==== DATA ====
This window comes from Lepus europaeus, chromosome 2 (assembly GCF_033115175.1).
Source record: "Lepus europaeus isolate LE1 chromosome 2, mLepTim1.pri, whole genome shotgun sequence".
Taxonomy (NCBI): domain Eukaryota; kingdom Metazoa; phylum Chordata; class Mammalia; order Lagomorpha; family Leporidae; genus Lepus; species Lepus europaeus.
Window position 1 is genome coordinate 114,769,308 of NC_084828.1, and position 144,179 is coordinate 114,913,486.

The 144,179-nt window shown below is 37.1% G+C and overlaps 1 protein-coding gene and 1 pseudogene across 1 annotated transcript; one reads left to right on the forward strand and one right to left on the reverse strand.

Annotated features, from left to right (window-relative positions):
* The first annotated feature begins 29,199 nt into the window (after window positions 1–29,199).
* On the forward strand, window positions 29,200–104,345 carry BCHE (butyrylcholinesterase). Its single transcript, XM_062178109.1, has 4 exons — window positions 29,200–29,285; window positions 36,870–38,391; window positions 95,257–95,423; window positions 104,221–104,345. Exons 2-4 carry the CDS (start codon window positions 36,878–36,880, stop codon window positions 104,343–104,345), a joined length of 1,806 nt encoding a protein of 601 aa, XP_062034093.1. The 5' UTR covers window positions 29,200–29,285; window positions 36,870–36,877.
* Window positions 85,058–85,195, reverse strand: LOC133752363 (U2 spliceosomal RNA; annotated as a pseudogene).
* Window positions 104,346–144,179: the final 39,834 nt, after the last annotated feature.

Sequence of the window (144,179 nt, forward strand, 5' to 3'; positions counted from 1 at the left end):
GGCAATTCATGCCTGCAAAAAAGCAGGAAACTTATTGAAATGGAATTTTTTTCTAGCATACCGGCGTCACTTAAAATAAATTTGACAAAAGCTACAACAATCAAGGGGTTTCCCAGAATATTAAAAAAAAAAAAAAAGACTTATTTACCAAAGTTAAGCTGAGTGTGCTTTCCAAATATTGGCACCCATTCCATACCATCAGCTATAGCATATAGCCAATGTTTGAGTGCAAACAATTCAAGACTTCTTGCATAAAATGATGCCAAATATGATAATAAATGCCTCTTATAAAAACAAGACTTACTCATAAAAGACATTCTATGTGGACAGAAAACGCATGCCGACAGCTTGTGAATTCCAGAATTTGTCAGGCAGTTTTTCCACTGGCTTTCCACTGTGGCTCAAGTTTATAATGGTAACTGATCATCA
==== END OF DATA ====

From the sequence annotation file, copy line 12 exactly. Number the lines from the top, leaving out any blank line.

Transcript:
GGCAATTCATGCCTGCAAAAAAGCAGGAAACTTATTGAAATGGAATTTTTTTCTAGCATACCGGCGTCACTTAAAATAAATTTGACAAAAGCTACAACAATCAAGGGGTTTCCCAGAATATTAAAAAAAAAAAAAAAGACTTATTTACCAAAGTTAAGCTGAGTGTGCTTTCCAAATATTGGCACCCATTCCATACCATCAGCTATAGCATATAGCCAATGTTTGAGTGCAAACAATTCAAGACTTCTTGCATAAAATGATGCCAAATATGATAATAAATGCCTCTTATAAAAACAAGACTTACTCATAAAAGACATTCTATGTGGACAGAAAACGCATGCCGACAGCTTGTGAATTCCAGAATTTGTCAGGCAGTTTTTCCACTGGCTTTCCACTGTGGCTCAAGTTTATAATGGTAACTGATCATCA